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Ben Nadel at CFUNITED 2009 (Lansdowne, VA) with: Greg Franklin
Ben Nadel at CFUNITED 2009 (Lansdowne, VA) with: Greg Franklin

Why I Avoid DEFAULT Column Values In My SQL Database

Published in , Comments (9)

When defining a relational database table schema, each column can have a type and, optionally, a default value to use if no value is provided in a subsequent row INSERT statement. When evolving a table schema, these DEFAULT value mechanics make migrations tractable. But, as soon as I can, I drop the DEFAULT setting from the column definition. In fact, I try to limit my use of DEFAULT values as much as possible.

As discussed in an earlier post on using an existing column to define a DEFAULT value, when I migrate my database schema, I use the following workflow:

  1. Add a new database column with a sane DEFAULT value.

  2. Update my ColdFusion code to make sure that an explicit value is always provided with each INSERT statement.

  3. Drop the DEFAULT value from the recently-created database column.

If I perform steps 1 and 2 and skip step 3, my application will continue to work. But, I make sure to always perform step 3 because I want my ColdFusion application to be the source or truth. This is the same reason that I don't use stored procedures. The application code should reveal everything that I need to know about how the data is used. And, more importantly, what shape the data needs to be.

When the application code doesn't have to be explicit about the data being persisted, it leaves the code open to interpretation: was the given logic omitted on purpose? Or, was the given logic omitted in error? This lack of clarity is a powerful "code smell". It is an indication that something is wrong and needs to be fixed.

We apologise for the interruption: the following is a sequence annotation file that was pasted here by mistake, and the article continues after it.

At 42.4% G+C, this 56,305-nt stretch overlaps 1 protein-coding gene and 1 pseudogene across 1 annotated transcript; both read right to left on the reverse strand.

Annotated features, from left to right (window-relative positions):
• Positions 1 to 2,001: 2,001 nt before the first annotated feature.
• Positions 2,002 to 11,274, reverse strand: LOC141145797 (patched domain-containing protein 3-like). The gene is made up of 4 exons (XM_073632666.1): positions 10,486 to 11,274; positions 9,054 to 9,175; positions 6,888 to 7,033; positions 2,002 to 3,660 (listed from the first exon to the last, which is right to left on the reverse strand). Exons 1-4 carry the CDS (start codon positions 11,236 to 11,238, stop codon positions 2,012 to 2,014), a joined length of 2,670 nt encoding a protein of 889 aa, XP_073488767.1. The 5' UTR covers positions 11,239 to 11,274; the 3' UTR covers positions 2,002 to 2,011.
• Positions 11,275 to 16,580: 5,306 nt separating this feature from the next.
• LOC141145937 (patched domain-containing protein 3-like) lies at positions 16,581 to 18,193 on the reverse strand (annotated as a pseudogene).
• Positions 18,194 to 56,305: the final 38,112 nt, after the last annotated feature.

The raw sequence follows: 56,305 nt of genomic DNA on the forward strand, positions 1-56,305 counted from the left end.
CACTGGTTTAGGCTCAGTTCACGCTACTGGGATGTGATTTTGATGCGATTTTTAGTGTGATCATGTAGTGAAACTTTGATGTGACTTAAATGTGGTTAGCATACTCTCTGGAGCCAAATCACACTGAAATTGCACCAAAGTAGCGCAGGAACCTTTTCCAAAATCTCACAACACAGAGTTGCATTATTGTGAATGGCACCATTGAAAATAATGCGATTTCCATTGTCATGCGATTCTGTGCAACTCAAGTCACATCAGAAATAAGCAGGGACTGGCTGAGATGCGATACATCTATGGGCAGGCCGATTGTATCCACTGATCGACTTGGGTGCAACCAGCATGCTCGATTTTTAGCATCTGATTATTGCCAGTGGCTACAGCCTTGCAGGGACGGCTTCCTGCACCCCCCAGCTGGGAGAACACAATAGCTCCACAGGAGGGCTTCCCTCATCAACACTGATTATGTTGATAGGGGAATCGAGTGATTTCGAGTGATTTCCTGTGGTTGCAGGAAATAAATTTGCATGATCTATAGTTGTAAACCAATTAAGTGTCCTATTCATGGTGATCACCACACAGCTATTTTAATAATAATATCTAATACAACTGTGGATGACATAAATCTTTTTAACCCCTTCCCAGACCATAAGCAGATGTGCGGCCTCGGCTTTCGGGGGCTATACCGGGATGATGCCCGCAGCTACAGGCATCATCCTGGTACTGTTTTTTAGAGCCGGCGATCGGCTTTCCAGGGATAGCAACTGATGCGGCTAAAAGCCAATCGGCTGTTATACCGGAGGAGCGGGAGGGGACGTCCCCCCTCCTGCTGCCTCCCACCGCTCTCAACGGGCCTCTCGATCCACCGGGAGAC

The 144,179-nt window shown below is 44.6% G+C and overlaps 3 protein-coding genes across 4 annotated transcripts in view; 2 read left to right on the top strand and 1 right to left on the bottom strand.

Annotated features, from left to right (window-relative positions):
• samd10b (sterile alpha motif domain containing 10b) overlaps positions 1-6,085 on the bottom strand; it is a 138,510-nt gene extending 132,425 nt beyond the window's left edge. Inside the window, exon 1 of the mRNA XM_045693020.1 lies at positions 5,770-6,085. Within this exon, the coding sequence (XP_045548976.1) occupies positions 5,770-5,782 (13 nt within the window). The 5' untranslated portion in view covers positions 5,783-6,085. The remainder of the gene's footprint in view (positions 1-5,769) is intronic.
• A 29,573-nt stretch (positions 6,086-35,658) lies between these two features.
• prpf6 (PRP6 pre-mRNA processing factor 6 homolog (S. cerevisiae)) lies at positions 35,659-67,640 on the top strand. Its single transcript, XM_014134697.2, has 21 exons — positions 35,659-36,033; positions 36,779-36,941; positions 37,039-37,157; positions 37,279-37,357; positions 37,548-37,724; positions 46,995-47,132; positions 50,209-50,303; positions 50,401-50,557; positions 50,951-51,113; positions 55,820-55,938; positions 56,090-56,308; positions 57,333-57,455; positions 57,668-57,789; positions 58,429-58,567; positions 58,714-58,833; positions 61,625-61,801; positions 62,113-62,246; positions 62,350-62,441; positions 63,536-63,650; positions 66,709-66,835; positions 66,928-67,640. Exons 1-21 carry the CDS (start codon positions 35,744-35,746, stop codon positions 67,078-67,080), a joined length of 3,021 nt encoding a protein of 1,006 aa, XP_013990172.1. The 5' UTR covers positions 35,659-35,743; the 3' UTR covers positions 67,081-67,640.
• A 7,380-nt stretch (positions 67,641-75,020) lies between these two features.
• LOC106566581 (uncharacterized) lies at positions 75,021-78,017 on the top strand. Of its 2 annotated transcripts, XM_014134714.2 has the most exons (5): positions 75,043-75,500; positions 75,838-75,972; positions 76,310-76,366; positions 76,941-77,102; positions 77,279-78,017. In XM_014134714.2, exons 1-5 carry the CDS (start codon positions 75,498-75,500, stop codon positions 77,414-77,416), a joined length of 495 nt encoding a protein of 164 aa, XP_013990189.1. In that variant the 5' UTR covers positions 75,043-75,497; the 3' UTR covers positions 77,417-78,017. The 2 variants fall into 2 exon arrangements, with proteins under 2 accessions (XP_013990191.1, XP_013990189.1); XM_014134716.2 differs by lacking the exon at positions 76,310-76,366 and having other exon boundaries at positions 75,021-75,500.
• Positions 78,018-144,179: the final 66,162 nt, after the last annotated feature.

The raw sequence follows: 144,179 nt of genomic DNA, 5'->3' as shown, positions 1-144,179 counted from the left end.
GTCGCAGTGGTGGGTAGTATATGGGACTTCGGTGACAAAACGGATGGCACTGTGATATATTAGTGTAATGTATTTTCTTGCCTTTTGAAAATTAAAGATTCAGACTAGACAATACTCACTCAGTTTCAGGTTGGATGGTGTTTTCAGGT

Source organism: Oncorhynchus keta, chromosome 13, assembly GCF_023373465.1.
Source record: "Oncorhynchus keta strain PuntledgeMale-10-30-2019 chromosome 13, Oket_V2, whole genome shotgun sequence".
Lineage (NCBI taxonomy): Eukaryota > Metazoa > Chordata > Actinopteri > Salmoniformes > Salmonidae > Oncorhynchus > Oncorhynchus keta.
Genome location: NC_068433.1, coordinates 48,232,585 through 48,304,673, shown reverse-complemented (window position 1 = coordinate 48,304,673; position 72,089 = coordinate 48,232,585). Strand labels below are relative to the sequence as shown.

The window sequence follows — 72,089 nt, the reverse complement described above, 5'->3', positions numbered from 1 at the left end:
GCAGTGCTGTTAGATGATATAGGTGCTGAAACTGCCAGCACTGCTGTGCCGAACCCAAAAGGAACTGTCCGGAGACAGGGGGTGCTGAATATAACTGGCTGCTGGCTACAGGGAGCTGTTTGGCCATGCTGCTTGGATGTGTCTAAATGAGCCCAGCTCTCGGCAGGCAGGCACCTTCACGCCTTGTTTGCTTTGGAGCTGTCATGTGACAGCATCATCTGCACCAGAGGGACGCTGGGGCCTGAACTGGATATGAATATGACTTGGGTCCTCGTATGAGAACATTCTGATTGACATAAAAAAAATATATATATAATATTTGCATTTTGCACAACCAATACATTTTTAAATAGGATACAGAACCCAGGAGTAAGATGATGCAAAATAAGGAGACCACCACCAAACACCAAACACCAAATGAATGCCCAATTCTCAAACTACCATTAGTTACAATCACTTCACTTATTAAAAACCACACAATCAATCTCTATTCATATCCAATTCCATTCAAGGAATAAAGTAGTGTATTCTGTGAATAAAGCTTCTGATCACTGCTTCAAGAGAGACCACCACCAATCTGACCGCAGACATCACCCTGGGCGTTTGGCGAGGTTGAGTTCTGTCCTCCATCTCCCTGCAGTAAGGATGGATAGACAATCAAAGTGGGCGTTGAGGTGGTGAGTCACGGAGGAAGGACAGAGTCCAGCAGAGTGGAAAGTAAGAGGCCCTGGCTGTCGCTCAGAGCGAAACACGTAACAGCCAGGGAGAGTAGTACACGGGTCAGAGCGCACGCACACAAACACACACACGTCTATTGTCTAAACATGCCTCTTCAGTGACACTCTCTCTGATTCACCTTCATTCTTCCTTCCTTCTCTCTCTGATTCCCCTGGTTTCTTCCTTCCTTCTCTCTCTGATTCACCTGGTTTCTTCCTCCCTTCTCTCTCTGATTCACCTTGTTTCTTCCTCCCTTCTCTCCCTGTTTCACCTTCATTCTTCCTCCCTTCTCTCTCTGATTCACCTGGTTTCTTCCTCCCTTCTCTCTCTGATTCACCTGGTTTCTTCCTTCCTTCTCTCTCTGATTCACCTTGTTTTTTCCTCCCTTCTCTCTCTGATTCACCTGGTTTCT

Conversely, from the database administration perspective, everything in the database schema should exist for a reason. If a future developer or DBA (database administrator) looks at the schema and sees a DEFAULT value, they have to assume that the DEFAULT setting is there because the application requires it. And that dropping said DEFAULT value would break the application.

If having a default value is helpful to the application, the default value should still be defined explicitly in the application code. Meaning, the INSERT statement must include every column value; and, any optional column values should be defined using fallbacks within the application logic and / or data-access function signatures. This way, the application code remains the source of truth while still providing some level of flexibility.

Aside: In MySQL, dropping a DEFAULT value can be performed as an online DDL operation. Which means that it doesn't lock the table or degrade the user experience.

At the end of the day, this is a matter of "clean code". Which is, itself, a matter of great subjectivity. For me, having DEFAULT values in the database feels messy—like a half-formed thought in need of completion. The more I can remove DEFAULT values, the more easily I can understand the true intent of the application.

Reader Comments


I agree. However, if there are multiple, different applications that write to the database, that "source of truth" would shift.

At my current gig, 100% of database read, write and search operations are done through Stored Procedures (MSSQL). This primarily helps with optimization, but also ensures concerns like default values are covered. (For our data warehouse, it also makes sure that clients don't create bad search queries that could run poorly.)